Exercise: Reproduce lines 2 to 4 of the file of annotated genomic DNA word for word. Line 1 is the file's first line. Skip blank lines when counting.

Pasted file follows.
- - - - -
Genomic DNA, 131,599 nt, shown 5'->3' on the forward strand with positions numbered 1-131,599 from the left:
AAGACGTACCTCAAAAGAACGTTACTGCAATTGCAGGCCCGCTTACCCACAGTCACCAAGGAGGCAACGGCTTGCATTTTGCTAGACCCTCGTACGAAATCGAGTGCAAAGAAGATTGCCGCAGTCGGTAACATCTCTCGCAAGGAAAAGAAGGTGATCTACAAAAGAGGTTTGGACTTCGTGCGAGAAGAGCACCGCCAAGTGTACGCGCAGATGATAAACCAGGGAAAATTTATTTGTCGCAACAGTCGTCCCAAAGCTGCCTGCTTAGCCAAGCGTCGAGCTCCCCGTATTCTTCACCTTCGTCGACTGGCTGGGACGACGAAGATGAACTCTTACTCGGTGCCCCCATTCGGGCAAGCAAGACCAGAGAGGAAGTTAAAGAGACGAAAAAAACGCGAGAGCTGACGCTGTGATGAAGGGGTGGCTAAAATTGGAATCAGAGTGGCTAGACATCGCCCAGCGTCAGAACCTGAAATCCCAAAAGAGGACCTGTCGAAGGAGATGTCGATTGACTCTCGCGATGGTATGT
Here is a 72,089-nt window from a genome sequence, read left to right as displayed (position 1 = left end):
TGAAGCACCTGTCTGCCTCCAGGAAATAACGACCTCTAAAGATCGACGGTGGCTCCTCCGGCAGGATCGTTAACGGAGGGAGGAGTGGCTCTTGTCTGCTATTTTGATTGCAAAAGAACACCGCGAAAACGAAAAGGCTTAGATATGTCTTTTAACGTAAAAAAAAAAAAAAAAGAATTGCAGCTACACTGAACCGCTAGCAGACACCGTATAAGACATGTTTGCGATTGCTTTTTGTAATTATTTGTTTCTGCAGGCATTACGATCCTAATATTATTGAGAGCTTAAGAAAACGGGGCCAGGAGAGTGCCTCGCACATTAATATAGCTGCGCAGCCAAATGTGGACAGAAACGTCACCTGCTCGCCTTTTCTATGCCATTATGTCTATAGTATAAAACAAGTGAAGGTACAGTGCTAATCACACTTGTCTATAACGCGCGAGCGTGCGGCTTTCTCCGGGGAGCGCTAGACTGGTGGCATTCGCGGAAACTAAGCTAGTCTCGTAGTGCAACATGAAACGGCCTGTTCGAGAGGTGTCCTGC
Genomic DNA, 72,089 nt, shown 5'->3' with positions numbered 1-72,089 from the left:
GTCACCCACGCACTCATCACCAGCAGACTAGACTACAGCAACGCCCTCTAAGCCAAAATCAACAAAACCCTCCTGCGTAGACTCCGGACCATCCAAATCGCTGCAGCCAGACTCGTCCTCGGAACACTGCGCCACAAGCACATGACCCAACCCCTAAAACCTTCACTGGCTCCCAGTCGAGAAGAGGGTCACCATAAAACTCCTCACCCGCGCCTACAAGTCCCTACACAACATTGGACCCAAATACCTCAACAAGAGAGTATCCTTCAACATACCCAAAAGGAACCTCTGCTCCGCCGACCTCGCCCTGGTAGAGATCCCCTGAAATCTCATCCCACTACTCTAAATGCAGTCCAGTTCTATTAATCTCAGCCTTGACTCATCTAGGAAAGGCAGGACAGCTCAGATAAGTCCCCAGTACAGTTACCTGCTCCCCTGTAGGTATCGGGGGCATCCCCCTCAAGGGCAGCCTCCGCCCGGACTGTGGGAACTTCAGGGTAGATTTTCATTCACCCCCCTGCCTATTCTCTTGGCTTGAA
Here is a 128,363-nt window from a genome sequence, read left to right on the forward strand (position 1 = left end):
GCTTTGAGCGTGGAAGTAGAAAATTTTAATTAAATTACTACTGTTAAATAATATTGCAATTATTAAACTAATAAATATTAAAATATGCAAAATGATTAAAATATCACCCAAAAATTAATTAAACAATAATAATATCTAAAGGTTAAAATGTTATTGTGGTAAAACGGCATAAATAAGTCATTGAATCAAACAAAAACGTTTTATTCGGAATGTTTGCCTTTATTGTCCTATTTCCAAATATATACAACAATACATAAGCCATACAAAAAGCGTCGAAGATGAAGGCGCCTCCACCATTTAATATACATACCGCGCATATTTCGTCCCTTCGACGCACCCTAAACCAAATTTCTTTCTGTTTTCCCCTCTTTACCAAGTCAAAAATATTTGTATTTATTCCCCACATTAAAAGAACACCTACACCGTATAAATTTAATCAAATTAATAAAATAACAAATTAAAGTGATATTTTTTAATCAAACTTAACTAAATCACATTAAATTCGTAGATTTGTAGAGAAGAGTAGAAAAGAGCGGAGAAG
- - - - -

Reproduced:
AAGACGTACCTCAAAAGAACGTTACTGCAATTGCAGGCCCGCTTACCCACAGTCACCAAGGAGGCAACGGCTTGCATTTTGCTAGACCCTCGTACGAAATCGAGTGCAAAGAAGATTGCCGCAGTCGGTAACATCTCTCGCAAGGAAAAGAAGGTGATCTACAAAAGAGGTTTGGACTTCGTGCGAGAAGAGCACCGCCAAGTGTACGCGCAGATGATAAACCAGGGAAAATTTATTTGTCGCAACAGTCGTCCCAAAGCTGCCTGCTTAGCCAAGCGTCGAGCTCCCCGTATTCTTCACCTTCGTCGACTGGCTGGGACGACGAAGATGAACTCTTACTCGGTGCCCCCATTCGGGCAAGCAAGACCAGAGAGGAAGTTAAAGAGACGAAAAAAACGCGAGAGCTGACGCTGTGATGAAGGGGTGGCTAAAATTGGAATCAGAGTGGCTAGACATCGCCCAGCGTCAGAACCTGAAATCCCAAAAGAGGACCTGTCGAAGGAGATGTCGATTGACTCTCGCGATGGTATGT
Here is a 72,089-nt window from a genome sequence, read left to right as displayed (position 1 = left end):
TGAAGCACCTGTCTGCCTCCAGGAAATAACGACCTCTAAAGATCGACGGTGGCTCCTCCGGCAGGATCGTTAACGGAGGGAGGAGTGGCTCTTGTCTGCTATTTTGATTGCAAAAGAACACCGCGAAAACGAAAAGGCTTAGATATGTCTTTTAACGTAAAAAAAAAAAAAAAAGAATTGCAGCTACACTGAACCGCTAGCAGACACCGTATAAGACATGTTTGCGATTGCTTTTTGTAATTATTTGTTTCTGCAGGCATTACGATCCTAATATTATTGAGAGCTTAAGAAAACGGGGCCAGGAGAGTGCCTCGCACATTAATATAGCTGCGCAGCCAAATGTGGACAGAAACGTCACCTGCTCGCCTTTTCTATGCCATTATGTCTATAGTATAAAACAAGTGAAGGTACAGTGCTAATCACACTTGTCTATAACGCGCGAGCGTGCGGCTTTCTCCGGGGAGCGCTAGACTGGTGGCATTCGCGGAAACTAAGCTAGTCTCGTAGTGCAACATGAAACGGCCTGTTCGAGAGGTGTCCTGC